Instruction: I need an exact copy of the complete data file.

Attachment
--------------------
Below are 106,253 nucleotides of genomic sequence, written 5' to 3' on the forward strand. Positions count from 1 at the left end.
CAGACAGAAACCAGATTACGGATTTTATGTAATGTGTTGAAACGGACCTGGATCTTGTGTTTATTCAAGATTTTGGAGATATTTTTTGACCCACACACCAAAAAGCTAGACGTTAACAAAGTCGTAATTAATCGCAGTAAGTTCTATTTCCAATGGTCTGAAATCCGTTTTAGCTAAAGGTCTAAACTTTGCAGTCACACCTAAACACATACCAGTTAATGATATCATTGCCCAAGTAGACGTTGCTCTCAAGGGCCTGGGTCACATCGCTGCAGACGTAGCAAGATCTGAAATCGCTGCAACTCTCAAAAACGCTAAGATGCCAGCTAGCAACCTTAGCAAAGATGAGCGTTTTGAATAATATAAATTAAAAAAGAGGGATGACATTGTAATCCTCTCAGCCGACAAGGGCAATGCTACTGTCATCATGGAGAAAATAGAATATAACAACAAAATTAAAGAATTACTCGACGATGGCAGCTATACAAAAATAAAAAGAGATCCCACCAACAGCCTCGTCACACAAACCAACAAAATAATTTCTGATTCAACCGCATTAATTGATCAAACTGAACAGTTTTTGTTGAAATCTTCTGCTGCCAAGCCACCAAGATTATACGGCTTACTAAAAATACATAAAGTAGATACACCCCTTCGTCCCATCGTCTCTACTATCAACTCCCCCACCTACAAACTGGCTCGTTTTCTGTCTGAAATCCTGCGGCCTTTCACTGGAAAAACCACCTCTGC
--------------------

Below are 106,253 nucleotides of genomic sequence, written 5' to 3' on the forward strand. Positions count from 1 at the left end.
CAGACAGAAACCAGATTACGGATTTTATGTAATGTGTTGAAACGGACCTGGATCTTGTGTTTATTCAAGATTTTGGAGATATTTTTTGACCCACACACCAAAAAGCTAGACGTTAACAAAGTCGTAATTAATCGCAGTAAGTTCTATTTCCAATGGTCTGAAATCCGTTTTAGCTAAAGGTCTAAACTTTGCAGTCACACCTAAACACATACCAGTTAATGATATCATTGCCCAAGTAGACGTTGCTCTCAAGGGCCTGGGTCACATCGCTGCAGACGTAGCAAGATCTGAAATCGCTGCAACTCTCAAAAACGCTAAGATGCCAGCTAGCAACCTTAGCAAAGATGAGCGTTTTGAATAATATAAATTAAAAAAGAGGGATGACATTGTAATCCTCTCAGCCGACAAGGGCAATGCTACTGTCATCATGGAGAAAATAGAATATAACAACAAAATTAAAGAATTACTCGACGATGGCAGCTATACAAAAATAAAAAGAGATCCCACCAACAGCCTCGTCACACAAACCAACAAAATAATTTCTGATTCAACCGCATTAATTGATCAAACTGAACAGTTTTTGTTGAAATCTTCTGCTGCCAAGCCACCAAGATTATACGGCTTACTAAAAATACATAAAGTAGATACACCCCTTCGTCCCATCGTCTCTACTATCAACTCCCCCACCTACAAACTGGCTCGTTTTCTGTCTGAAATCCTGCGGCCTTTCACTGGAAAAACCACCTCTGC